I’m Gonna Write Till I Die

This extract does not do this Kate Colby post full justice. However, an extract of hers rarely does. Click over: she always makes us think, so it is worth reading in its entirety:

…I’ve spent several sleepless nights reading and re-reading the perfectly poetic prose of Vladimir Nabokov’s Lolita. I’ve spent many an afternoon curled up in my windowsill with Virginia Woolf’s Mrs. Dalloway. I’ve spent countless evenings imagining myself a faceless extra, one of the glamorous flappers dancing in a party from F. Scott Fitzgerald’s The Great Gatsby

…What if that one book is all I get from that author? What if the next is an utter disappointment, undeniable proof that my beloved novel is a fluke? What if I read a chapter, a paragraph, a sentence only to discover that the author I thought understood me at the deepest level is a hack, a con artist, who knows nothing of human nature?

And what if, when I am a published author, this happens to one of my readers?…

Of those authors, I know Fitzgerald best. The Great Gatsby is, by consensus of opinion nowadays, his “masterpiece.” Although his output over his career is uneven, he’s written much else that is satisfying.

Continue reading

“Just keep going”

I’ve had various jobs over the years in academia and in business. I’ve never been especially “fragile.” I’ve always been confident about my skills and what I bring to the table.

But throw that out the window the instant you take up something creative, such as fiction writing. No matter what you’ve done before, what degrees you have, and what you may have accomplished in other life realms, suddenly you’re returned to about age 14. Others’ approval matters to you a lot more.

Continue reading

Canary Surprise

My wife received an email yesterday from a former neighbo(u)r of ours. She’s flying to the Canary Islands today. She and her husband are selling a holiday flat they’ve owned there for several decades.

The Canary Islands. Wikipedia. [Screen capture by me, 2015.]
The Canary Islands. Wikipedia. [Screen capture by me, 2015.]

In the message she explained to Mrs. Nello that she’s taking Frontiers (the paperback) along. (She doesn’t do Kindle.) She wrote she hadn’t read it yet and is looking forward to it for the airport wait and plane journey. She wanted Mrs. Nello to let me know.

Hmm, I wonder…. what she’ll…. think of it?:

Continue reading

Sneak Peek: “Are you a Parisian?”

Happy Friday! Good Morning!:

[Photo by me, 2015.]
[Photo by me, 2015.]

I’ve been writing lots in recent days. There are just those times it “flows” and you find you just keep “going with it.” It’s sorta like being on a “winning streak” in sports. (Thus decidedly unlike England’s current World Cup cricket team’s experience.)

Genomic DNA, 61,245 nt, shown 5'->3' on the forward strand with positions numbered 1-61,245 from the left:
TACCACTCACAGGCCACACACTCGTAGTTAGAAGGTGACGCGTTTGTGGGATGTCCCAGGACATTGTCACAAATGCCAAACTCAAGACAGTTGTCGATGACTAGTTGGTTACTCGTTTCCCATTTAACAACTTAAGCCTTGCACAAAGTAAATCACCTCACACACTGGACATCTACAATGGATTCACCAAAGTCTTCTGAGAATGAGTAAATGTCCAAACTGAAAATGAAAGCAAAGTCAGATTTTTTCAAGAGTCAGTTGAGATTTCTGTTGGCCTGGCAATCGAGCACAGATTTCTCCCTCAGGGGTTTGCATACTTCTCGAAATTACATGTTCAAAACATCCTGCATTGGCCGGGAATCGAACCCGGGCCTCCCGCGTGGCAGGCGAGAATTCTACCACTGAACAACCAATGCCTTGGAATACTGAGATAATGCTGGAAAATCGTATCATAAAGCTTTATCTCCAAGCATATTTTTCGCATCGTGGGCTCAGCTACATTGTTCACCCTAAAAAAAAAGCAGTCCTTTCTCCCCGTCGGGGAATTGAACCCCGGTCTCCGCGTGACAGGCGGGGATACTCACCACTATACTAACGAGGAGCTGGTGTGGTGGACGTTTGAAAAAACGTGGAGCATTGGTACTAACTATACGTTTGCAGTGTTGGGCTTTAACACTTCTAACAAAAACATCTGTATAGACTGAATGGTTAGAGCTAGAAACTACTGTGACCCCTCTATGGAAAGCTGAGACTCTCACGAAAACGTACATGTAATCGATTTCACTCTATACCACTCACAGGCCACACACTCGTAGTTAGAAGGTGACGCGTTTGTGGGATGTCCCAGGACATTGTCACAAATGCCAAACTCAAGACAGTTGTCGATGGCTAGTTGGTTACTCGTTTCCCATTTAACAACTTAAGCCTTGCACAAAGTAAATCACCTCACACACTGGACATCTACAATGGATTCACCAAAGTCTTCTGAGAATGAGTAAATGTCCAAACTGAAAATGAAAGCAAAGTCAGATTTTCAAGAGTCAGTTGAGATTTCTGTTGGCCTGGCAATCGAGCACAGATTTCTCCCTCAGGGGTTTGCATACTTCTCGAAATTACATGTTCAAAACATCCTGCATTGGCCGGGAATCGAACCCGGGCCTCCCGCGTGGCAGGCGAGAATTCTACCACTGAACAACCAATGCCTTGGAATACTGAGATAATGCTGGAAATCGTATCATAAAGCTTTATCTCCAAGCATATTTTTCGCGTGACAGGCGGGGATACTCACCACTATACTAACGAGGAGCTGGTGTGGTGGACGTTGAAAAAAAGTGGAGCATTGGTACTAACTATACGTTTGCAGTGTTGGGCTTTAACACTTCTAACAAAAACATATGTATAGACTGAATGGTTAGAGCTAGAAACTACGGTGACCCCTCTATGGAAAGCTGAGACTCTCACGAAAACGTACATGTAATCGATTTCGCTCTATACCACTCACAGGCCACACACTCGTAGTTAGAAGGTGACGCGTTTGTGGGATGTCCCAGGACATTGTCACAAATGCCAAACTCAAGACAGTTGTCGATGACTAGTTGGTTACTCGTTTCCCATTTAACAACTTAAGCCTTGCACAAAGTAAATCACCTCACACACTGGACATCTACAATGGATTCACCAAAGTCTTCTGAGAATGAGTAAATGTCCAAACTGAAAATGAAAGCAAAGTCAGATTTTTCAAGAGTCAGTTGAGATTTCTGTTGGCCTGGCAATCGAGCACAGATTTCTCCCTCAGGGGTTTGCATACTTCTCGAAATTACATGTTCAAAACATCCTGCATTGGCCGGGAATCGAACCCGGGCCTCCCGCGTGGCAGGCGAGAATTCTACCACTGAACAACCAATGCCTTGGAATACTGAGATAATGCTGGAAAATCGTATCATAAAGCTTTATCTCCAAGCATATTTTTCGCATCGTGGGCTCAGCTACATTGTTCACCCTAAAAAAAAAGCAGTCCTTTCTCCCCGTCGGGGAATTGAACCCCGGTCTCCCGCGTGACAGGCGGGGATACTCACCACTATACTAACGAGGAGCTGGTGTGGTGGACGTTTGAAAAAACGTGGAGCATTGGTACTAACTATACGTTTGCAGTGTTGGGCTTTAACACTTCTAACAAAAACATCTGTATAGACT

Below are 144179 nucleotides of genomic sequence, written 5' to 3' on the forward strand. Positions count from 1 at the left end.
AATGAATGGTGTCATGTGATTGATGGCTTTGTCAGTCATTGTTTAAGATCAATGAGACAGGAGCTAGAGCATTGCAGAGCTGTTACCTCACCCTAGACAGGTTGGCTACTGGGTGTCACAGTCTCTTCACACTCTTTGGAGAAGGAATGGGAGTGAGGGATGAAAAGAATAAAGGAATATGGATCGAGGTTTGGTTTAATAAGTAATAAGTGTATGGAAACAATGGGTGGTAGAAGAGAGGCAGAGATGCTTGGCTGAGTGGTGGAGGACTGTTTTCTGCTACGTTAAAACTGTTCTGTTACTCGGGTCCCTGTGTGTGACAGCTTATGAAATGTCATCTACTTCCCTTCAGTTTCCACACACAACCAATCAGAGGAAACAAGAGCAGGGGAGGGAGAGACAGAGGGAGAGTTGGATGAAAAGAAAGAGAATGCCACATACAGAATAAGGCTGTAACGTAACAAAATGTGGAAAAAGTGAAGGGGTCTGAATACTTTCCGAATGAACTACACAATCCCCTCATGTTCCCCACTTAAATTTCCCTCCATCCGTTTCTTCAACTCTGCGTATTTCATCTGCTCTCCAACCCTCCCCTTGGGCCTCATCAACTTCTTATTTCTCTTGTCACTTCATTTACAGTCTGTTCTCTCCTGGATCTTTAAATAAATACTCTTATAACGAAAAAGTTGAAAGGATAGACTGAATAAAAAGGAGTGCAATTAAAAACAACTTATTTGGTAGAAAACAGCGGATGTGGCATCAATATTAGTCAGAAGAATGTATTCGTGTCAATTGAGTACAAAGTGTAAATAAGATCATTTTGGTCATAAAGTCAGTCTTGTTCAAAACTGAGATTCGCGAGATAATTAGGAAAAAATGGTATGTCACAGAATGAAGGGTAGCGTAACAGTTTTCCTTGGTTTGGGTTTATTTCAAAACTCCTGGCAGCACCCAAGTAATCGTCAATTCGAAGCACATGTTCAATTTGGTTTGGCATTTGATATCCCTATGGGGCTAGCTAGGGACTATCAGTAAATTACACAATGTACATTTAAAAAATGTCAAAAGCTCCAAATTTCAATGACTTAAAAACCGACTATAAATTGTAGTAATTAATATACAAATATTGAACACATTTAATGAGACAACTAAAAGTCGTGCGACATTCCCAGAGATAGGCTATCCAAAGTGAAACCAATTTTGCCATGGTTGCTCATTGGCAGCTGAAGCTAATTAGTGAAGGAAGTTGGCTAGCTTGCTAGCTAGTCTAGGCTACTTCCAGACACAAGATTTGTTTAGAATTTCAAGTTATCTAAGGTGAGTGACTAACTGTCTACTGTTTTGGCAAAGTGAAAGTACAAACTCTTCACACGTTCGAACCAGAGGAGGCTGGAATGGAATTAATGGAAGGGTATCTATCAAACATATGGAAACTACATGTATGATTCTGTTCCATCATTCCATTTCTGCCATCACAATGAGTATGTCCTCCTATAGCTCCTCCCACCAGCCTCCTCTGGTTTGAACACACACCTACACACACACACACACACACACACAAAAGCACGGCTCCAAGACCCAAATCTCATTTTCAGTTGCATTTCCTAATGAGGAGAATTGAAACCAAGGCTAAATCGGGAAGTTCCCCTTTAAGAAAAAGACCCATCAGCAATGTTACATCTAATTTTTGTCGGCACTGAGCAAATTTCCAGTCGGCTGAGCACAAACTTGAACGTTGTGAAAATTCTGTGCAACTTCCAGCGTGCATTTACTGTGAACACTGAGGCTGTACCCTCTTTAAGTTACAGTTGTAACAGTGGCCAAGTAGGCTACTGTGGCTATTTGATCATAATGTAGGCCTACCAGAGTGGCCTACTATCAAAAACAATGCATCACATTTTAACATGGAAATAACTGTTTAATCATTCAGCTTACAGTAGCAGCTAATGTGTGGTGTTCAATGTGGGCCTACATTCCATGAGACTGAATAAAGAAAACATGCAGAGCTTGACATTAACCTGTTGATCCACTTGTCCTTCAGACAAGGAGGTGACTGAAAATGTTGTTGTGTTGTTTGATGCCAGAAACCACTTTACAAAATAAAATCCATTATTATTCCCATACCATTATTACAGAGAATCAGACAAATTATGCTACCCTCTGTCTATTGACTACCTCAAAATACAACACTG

When you find yourself “in the zone” you don’t want to do anything to mess it up. You pray it keeps going for quite a while. Given that, after the first “sneak peek” last month into the new novel’s manuscript, I figured I’d share a second here.

Continue reading

Screenwriters: I Don’t Envy Your Job

My uncle has been at me again. Out of the blue, he sent me a Facebook message early yesterday:

Screen capture of my Facebook messages page.
Screen capture of my Facebook messages page.

Obviously I’ve removed his name and replaced his photograph with a stock silhouette image. As you may know he’s a HarperCollins published novelist (his first books appeared in the 1980s) and also writes screenplays. As you probably also know if you stop by here regularly (Hello again!), he has no idea (yet) that I’ve taken up writing.

His message got me thinking about the process of turning novels into movies – helped along by the fact that currently we’re seeing lots about a newly released major film that’s based on a massively selling recent novel.

Continue reading

“In the lobby of the Savoy….”

I’ve detected a pattern in myself post-publications. I can’t look at the books for some time afterwards, probably because I’ve been so swallowed up by them for over a year while writing them. But after a few weeks working on a follow up, simultaneously I start to re-read its predecessor.

Writing is draining. My own experience has been that by the time I’ve set pen (well, technically keyboard) aside at the finish, my head’s spinning. I can’t think straight.

Free Stock Photo: A row of antique books.
Free Stock Photo: A row of antique books.

And when you write so much that’s so complex and layered, you can forget some of the things you yourself wrote. Small things. Little bits.

Continue reading

That Awful Mr. Grey

Happy Sunday! I stumbled on this yesterday. Back on Friday, a 21 year old commentator in Britain’s Independent newspaper shared this Fifty Shades analysis:

Screen capture of the Independent.
Screen capture of the Independent.

Evidently this now needs pointing out: both Mr. Grey and Anastasia are – let us recall – fictional. That means they are not real people. Insofar as I understand it, the books are novels, not biography.

Continue reading

Genève Aéroport

On Saturday, our ski week in France sadly ended. As all good things do. :-( We flew back to London from Geneva, Switzerland – which is about an hour’s drive from where we’d stayed in La Clusaz.

View from our chalet, La Clusaz, France. [Photo by me, 2015.]
View from our chalet, La Clusaz, France. [Photo by me, 2015.]
Geneva Airport isn’t huge. It feels rather “dated” as well. However, it also has corridors covered with wall ads for the likes of wealth management companies, astronomically expensive watches, Dubai, and stuff George Clooney’s hired to endorse; but before we got to any of that, we were in a mob scene at check-in.

Continue reading

Coping With Textus Tinyus